Environmental destruction and Human Rights abuses plague every step of the fashion supply chain. Reliance on genetically modified cotton and exceedingly high pesticide prices push Indian farmers to go for their own throats. Unnatural colors run free in Asian rivers as a result of irresponsible waste disposal. Buildings collapse upon overworked Bangladeshi working women at the buzz of their sewing machines.
Then those t-shirts and dresses and shoes are sold in well-lit, fast fashion stores with clean floors and glossy mannequins. We use them for some time. We throw them away after a while. They fill landfills to the brim.
It’s clear that if there is anything the fashion industry needs, it’s an ethical makeover. Hence the birth of ethical fashion, a revolutionary way to think about clothing production. Its goal is to produce garments by reducing its negative impact—on people, on animals, on the environment—to a bare minimum. It aims to be good at each step of the way. But how exactly does this look like?
Ethical Fashion: An All-Encompassing Approach
Producing a garment involves design, materials, dyes and labor. Fashion brands taking the ethical approach guarantee that the procurement of these elements causes no harm to the planet. They provide a peek into what the future of fashion might look like. A future-focused on ethical production.
One of the major issues of the fashion industry is the sheer amount of clothes that it produces every year. Instead of focusing on the two traditional seasons, a number of brands now produce pieces for a staggering 52 micro-seasons. This is the result of the accelerating pace of trends, spurred by the immediacy of social media. Moreover, a great number of these garments outrageously end up in landfills. And the volume of unsold stock that companies literally burn down is appalling.
Thankfully, ethical fashion brands offer an alternative. Generally, they focus on timeless pieces instead of following trends. They hence make sure that their clothes will never go out of style. They will stay in their client’s closets as long as they are wearable.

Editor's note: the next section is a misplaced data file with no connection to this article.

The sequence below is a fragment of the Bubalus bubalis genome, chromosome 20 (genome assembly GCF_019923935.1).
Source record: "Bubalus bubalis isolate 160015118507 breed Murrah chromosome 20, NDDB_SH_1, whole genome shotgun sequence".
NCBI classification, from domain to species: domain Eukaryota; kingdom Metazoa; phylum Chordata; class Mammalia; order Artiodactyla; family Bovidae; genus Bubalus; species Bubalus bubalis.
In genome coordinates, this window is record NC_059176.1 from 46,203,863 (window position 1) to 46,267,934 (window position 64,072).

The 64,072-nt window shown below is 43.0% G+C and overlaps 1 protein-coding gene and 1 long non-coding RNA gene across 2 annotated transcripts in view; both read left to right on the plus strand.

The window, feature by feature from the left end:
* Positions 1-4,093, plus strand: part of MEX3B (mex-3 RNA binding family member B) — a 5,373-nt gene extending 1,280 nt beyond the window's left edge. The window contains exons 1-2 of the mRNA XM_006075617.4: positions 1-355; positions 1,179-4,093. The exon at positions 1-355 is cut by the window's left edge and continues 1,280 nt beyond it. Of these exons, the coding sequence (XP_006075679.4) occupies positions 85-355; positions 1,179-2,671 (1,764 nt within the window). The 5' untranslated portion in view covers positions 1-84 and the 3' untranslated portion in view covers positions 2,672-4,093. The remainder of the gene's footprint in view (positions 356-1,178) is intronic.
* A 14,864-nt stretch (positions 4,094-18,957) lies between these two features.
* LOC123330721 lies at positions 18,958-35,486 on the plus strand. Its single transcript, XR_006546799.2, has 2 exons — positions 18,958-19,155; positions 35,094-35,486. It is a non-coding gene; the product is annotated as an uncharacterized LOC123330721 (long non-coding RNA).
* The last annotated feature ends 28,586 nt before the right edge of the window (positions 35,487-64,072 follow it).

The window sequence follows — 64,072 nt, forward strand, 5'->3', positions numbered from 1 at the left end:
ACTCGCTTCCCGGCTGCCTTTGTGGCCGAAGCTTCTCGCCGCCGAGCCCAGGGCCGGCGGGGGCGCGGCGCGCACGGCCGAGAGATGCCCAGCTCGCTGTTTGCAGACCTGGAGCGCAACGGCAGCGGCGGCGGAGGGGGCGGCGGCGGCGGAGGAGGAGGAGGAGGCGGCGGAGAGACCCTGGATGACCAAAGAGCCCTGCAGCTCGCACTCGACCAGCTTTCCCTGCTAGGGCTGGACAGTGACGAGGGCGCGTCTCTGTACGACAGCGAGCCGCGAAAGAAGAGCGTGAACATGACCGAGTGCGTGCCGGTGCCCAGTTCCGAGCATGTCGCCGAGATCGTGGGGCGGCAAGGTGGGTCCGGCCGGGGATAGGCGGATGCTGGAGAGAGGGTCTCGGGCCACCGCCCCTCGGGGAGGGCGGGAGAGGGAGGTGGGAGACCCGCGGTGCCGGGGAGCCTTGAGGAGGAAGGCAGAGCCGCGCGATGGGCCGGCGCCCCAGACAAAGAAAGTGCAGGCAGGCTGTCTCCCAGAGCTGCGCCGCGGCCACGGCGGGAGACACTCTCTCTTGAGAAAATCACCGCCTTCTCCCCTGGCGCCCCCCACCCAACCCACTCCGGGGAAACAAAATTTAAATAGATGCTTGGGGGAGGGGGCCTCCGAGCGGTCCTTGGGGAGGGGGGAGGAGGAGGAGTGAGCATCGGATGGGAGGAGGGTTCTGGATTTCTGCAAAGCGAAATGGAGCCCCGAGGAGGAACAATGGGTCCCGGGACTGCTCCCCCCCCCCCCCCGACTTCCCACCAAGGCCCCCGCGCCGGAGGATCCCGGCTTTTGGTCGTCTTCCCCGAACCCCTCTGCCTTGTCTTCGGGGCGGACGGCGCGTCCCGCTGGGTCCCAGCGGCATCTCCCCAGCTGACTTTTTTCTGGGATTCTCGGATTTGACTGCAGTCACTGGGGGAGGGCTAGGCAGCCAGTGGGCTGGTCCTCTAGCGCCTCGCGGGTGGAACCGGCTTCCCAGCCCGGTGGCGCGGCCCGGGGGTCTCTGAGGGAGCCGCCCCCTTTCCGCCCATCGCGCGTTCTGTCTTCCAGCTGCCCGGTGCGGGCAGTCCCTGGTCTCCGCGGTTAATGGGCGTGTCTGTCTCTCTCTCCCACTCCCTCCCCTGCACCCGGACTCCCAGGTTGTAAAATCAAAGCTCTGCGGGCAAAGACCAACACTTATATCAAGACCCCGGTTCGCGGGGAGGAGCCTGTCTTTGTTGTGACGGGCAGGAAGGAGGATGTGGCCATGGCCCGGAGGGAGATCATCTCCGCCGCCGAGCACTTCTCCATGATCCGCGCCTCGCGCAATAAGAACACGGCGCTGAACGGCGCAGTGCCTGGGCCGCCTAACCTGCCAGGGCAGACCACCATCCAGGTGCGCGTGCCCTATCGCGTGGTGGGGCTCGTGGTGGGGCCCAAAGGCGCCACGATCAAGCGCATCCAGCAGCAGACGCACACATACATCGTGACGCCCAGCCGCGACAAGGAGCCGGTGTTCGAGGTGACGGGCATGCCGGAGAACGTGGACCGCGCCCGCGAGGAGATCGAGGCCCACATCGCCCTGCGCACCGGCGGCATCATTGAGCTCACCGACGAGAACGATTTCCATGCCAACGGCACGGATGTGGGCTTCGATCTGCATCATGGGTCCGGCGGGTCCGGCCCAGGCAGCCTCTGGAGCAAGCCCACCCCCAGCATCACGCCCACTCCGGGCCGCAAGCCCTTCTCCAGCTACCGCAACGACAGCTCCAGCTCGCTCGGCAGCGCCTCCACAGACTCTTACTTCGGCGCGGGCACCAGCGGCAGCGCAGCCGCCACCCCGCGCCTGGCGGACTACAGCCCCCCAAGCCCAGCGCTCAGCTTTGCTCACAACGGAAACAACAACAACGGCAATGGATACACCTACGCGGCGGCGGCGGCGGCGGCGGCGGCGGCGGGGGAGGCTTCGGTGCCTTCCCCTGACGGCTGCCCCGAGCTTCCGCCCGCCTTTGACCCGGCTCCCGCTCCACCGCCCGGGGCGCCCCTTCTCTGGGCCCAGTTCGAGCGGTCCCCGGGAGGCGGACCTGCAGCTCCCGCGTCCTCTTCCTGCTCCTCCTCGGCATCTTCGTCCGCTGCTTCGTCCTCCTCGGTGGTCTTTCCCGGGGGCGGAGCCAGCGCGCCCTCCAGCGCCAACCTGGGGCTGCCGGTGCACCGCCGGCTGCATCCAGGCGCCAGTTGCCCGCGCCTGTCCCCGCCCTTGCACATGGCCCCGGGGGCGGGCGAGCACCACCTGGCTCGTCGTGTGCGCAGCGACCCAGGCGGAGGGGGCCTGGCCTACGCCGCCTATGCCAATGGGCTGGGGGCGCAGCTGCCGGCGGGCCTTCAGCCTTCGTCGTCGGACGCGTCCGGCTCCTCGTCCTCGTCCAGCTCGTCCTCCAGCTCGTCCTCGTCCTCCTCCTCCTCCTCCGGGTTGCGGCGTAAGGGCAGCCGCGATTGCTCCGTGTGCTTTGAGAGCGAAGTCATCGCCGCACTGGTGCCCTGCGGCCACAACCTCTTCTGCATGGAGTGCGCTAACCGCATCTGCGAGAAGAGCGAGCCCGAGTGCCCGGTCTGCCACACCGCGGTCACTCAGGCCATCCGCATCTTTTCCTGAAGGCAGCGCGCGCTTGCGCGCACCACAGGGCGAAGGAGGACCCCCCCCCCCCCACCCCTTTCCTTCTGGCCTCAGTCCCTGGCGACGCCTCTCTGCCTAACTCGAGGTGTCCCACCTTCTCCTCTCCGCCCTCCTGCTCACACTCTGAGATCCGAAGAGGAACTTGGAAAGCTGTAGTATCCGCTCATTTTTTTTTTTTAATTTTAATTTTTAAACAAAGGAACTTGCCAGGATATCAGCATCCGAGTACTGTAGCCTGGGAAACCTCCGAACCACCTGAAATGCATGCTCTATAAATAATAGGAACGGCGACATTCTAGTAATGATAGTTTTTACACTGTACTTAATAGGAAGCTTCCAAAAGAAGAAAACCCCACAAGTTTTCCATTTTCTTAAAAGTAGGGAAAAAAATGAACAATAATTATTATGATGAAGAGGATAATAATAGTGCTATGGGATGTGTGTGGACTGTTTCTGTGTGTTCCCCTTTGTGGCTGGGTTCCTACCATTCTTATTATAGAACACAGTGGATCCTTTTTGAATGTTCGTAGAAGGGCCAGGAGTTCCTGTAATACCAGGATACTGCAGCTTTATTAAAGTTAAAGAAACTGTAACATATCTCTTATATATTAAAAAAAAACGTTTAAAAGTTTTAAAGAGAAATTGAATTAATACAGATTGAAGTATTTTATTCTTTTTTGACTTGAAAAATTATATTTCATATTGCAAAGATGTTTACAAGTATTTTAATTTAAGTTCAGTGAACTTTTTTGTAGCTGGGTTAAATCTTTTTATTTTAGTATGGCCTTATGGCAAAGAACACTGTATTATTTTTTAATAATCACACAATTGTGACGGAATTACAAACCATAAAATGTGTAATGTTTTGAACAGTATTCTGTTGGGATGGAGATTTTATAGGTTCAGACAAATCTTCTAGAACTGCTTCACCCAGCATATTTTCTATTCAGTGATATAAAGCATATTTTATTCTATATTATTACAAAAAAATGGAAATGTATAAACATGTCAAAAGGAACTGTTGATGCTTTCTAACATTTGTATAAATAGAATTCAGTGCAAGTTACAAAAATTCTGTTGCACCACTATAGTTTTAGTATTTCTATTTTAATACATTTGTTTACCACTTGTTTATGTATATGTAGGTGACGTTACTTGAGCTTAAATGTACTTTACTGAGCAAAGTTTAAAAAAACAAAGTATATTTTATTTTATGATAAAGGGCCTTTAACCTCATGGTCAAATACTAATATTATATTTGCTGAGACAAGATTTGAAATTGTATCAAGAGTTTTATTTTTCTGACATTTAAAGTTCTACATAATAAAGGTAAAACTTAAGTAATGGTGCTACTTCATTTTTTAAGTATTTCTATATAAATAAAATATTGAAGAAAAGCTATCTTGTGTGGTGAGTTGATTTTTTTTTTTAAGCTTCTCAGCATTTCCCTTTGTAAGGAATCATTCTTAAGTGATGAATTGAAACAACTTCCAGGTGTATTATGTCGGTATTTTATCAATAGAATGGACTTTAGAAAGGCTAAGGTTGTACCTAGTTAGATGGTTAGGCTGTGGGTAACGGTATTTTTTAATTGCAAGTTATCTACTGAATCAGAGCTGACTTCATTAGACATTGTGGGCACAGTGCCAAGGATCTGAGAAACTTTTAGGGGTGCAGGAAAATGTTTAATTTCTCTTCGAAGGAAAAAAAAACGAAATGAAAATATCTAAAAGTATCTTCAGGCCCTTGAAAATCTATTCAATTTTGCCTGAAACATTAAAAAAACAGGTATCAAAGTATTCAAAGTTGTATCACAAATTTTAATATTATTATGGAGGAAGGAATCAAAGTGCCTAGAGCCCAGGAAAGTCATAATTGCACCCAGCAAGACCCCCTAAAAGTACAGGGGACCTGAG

Yes, synthetic fabrics are cheaper than natural ones. But their production has side effects. The resulting chemical waste is deliberately poured into our water sources. And if that wasn’t bad enough, the use of synthetic fabrics has been linked to health risks, such as breast cancer. Yet some companies manage to make ethical choices.
The Very Good Bra is a great example. The brand uses 100% botanically sourced materials. It ensures that each of their bra’s components is suitable for home composts, thus reducing waste to a minimum. Their hooks are made of pure cotton, their elastics are sourced from tree rubber that can naturally decompose. Additionally, their labels are environmentally friendly.
The synthetic also holds a monopoly in the dyeing industry. Cancerogenic chemicals run free in the rivers of the developing countries in which dyeing processes take place. Textile dyes have even been found in fruits and vegetables grown in neighboring areas. Still, natural dyes are a viable alternative.
Sustain’s garments are vibrantly colored with plant-based dyes. Indigo results in a beautiful blue. Pomegranate peels lead to lively shades of yellow. All-natural, all harmless.
The fashion industry is currently profiting from modern slavery. Workers, the majority of which are women, are threatened into working overtime without pay. Uzbekistani children are forced to pick cotton instead of going to school. The slaves live in areas of extreme pollution and die of related diseases. They are condemned to an existence of suffering, all for the profit of industry giants. But it doesn’t have to be that way.
Outland Denim is an ethical fashion brand that makes an active effort to help employees from vulnerable backgrounds to rebuild their lives. They train their own seamstresses and provide wages that ensure decent standards of living. They also offer them programs to enrich their education.
These three examples are extremely motivating. They show that the major pillars of the fashion industry need not be detrimental to the environment and its inhabitants. They demonstrate that there is a benign alternative. Maybe transforming the fashion industry is not an impossible task after all.